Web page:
Mahmoud Ahmadinejad calls US presidential election 'battleground for capitalists'


Visiting Iranian President Mahmoud Ahmadinejad (L) talks with his Vietnamese counterpart Truong Tan Sang during a welcoming ceremony at the presidential palace in Hanoi on November 9, 2012.



Mahmoud Ahmadinejad has mocked the US election as a "battleground for capitalists" while speaking at a democracy forum in Bali, Indonesia.

The Associated Press quoted the Iranian President as saying:

"Just take a look at the situation in Europe and the US. [An] election, which is one of the manifestations of the people's will, has become a battleground for the capitalists and an excuse for hasty spending."

Ahmadinejad is attending the two-day Bali Democracy Forum, attended by leaders including Australian Prime Minister Julia Gillard, Afghan President Hamid Karzai, South Korean President Lee Myung-Bak and about 1,200 other delegates.

The Business Recorder cited experts as saying that an estimated $6 billion was spent on the US presidential and congressional elections.

The AP put the cost at $2 billion, but pointed out that even that constituted the most expensive poll in American history.

The Iranian president — whose own government has been criticized for human rights abuses — also used the forum to complain that democracy had become a system where the minority ruled over the majority.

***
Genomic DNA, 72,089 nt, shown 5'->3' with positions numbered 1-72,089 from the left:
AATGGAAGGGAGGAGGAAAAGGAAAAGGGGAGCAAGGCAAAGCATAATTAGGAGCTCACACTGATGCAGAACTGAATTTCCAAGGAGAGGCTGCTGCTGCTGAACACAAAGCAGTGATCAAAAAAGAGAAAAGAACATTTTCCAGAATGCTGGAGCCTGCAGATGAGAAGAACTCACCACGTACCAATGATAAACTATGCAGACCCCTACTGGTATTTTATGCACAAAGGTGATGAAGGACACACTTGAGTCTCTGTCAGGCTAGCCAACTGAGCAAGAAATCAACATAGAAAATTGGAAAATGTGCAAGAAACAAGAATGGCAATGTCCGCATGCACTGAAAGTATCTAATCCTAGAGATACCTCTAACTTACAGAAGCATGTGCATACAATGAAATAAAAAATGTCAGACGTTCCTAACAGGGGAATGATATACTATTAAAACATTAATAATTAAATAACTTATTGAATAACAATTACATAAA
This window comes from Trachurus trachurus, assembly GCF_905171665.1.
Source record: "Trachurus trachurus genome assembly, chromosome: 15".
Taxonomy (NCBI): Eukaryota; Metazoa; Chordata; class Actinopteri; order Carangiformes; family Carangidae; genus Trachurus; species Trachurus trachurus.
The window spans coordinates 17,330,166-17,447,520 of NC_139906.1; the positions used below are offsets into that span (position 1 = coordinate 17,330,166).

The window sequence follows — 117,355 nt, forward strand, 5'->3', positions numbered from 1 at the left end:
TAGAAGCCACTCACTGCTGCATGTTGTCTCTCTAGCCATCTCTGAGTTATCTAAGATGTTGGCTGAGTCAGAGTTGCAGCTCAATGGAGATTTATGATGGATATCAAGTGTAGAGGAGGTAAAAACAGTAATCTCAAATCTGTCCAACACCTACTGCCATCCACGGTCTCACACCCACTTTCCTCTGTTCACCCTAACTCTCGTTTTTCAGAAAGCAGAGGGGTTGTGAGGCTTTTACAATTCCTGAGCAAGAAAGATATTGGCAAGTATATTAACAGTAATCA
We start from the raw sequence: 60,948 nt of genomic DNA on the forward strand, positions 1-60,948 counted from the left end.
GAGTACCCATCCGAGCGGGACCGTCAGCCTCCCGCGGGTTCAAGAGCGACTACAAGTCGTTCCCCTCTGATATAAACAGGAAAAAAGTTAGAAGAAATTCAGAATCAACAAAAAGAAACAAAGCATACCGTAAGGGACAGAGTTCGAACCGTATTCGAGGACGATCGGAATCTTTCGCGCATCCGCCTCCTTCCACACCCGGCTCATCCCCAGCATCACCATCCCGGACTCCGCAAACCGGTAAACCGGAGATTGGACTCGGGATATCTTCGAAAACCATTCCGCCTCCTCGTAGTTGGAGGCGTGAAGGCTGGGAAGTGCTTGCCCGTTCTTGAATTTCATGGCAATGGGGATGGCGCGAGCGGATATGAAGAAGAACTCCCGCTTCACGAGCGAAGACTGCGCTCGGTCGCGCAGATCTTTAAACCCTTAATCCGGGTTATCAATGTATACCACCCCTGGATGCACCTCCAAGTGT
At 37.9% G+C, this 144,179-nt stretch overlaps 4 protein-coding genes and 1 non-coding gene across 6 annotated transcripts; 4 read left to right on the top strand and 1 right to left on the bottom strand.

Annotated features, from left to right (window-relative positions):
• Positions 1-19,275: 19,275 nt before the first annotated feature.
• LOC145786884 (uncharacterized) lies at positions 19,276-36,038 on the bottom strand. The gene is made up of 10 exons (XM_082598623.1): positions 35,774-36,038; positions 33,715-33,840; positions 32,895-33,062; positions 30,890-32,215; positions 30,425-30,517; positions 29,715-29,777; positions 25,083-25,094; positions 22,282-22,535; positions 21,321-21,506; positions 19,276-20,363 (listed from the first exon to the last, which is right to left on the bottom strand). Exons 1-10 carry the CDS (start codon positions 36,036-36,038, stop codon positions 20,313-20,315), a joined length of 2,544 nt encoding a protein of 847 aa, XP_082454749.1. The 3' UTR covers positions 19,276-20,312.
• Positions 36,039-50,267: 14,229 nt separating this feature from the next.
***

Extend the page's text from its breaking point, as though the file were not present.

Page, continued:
However, other gathered leaders called for more democracy and freedoms around the world.

Indonesian President Susilo Bambang Yudhoyono said mutual respect and diversity were foundations of democracy:

"We need to encourage greater respect for different values, faiths and religious beliefs. We should not allow irresponsible acts such as the defamation of religion to divide us."

However, Ahmadinejad has found an unlikely supporter in Canadian lawmaker Pat Martin, whom The Canadian Press quoted as saying:

"Big money has bastardized democracy in the United States." 

Martin added that US democracy, where corporations are legally considered people and granted free speech rights, had become "a mere shadow," "an illusion," of democracy.

Fellow Canadian lawmaker John McKay has called the record campaign spending "obscene."